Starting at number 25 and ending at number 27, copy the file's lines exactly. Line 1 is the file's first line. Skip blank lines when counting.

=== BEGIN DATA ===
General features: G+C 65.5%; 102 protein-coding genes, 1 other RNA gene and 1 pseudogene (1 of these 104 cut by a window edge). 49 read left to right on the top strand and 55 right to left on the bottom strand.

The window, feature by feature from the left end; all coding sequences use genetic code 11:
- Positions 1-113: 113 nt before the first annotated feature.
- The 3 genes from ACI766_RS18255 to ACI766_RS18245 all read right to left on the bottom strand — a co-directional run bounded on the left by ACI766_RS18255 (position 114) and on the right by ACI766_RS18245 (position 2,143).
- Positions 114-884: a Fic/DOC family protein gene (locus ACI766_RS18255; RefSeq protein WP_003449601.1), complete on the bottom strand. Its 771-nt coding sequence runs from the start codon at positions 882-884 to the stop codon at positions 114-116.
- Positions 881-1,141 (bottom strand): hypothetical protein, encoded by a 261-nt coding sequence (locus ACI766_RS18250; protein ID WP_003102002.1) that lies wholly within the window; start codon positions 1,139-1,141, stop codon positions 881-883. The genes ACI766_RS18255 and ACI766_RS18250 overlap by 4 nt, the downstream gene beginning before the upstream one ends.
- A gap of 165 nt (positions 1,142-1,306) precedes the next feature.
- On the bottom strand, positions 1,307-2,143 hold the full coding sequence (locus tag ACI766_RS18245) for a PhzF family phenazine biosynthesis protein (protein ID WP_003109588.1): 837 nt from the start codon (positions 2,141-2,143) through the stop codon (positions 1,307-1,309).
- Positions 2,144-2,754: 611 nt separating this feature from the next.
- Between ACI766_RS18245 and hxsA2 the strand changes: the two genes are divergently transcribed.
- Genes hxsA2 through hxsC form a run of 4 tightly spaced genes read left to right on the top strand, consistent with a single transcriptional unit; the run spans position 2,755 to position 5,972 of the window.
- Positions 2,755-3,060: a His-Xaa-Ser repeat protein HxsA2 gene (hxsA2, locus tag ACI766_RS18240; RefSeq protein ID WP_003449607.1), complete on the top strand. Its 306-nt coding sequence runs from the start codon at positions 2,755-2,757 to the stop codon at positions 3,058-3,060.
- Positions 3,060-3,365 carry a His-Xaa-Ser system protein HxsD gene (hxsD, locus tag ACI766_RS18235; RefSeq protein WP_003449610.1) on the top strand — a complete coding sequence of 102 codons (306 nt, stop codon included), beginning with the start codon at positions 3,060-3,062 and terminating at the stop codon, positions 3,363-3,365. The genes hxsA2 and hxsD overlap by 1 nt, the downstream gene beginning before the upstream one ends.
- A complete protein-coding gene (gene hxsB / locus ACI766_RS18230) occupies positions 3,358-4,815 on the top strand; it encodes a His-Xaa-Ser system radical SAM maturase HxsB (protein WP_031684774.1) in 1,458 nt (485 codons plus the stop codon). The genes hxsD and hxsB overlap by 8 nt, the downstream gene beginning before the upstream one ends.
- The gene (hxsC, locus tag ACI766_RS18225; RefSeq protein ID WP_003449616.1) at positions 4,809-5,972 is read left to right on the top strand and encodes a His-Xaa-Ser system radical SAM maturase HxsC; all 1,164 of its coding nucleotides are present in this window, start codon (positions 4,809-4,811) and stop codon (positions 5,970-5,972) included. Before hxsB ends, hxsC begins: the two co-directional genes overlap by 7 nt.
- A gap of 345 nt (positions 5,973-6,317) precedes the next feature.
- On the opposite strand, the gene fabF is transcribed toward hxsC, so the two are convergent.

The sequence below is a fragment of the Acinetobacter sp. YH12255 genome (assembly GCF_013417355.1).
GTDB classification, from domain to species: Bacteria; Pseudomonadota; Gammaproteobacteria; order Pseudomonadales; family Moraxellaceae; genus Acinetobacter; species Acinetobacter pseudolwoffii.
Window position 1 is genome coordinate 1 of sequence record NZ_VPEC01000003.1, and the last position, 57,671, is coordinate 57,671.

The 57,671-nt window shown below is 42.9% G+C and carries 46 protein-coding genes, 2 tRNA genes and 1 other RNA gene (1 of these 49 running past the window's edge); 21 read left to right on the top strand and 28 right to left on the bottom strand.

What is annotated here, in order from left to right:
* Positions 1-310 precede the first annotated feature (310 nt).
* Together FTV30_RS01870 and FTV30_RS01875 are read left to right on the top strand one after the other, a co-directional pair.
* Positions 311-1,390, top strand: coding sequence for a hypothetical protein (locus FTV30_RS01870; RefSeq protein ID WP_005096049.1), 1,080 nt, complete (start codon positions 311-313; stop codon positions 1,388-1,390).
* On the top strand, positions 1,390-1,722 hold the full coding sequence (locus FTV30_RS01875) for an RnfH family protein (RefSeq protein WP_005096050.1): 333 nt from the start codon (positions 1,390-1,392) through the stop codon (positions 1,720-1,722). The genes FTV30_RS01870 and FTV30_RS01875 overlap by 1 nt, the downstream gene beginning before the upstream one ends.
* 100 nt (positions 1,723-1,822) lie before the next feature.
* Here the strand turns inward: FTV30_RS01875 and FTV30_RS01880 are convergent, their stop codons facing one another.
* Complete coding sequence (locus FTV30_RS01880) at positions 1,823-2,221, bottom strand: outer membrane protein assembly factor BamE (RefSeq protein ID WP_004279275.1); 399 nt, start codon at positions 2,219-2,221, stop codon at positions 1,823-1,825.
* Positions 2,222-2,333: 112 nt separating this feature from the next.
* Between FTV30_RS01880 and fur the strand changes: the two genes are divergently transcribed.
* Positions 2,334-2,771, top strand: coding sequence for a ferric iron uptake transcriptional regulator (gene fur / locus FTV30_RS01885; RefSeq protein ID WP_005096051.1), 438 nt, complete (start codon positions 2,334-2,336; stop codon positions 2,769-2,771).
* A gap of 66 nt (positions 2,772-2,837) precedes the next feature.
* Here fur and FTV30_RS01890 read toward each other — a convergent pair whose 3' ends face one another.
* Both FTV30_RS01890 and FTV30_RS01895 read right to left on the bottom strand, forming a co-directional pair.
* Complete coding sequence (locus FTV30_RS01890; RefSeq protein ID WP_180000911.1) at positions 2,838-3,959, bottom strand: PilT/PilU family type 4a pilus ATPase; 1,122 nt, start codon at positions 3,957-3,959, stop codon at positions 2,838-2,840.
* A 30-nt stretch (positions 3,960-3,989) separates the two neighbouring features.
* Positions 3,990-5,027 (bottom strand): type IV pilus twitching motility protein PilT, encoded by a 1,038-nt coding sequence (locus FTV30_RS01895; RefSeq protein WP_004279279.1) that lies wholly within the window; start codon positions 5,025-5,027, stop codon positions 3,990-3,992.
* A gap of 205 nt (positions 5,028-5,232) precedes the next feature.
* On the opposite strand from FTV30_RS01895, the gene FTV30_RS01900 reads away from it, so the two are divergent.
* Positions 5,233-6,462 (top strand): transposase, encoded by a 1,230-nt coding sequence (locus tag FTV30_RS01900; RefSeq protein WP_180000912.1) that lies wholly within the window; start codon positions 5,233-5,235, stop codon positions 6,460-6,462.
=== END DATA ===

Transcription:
* Positions 311-1,390, top strand: coding sequence for a hypothetical protein (locus FTV30_RS01870; RefSeq protein ID WP_005096049.1), 1,080 nt, complete (start codon positions 311-313; stop codon positions 1,388-1,390).
* On the top strand, positions 1,390-1,722 hold the full coding sequence (locus FTV30_RS01875) for an RnfH family protein (RefSeq protein WP_005096050.1): 333 nt from the start codon (positions 1,390-1,392) through the stop codon (positions 1,720-1,722). The genes FTV30_RS01870 and FTV30_RS01875 overlap by 1 nt, the downstream gene beginning before the upstream one ends.
* 100 nt (positions 1,723-1,822) lie before the next feature.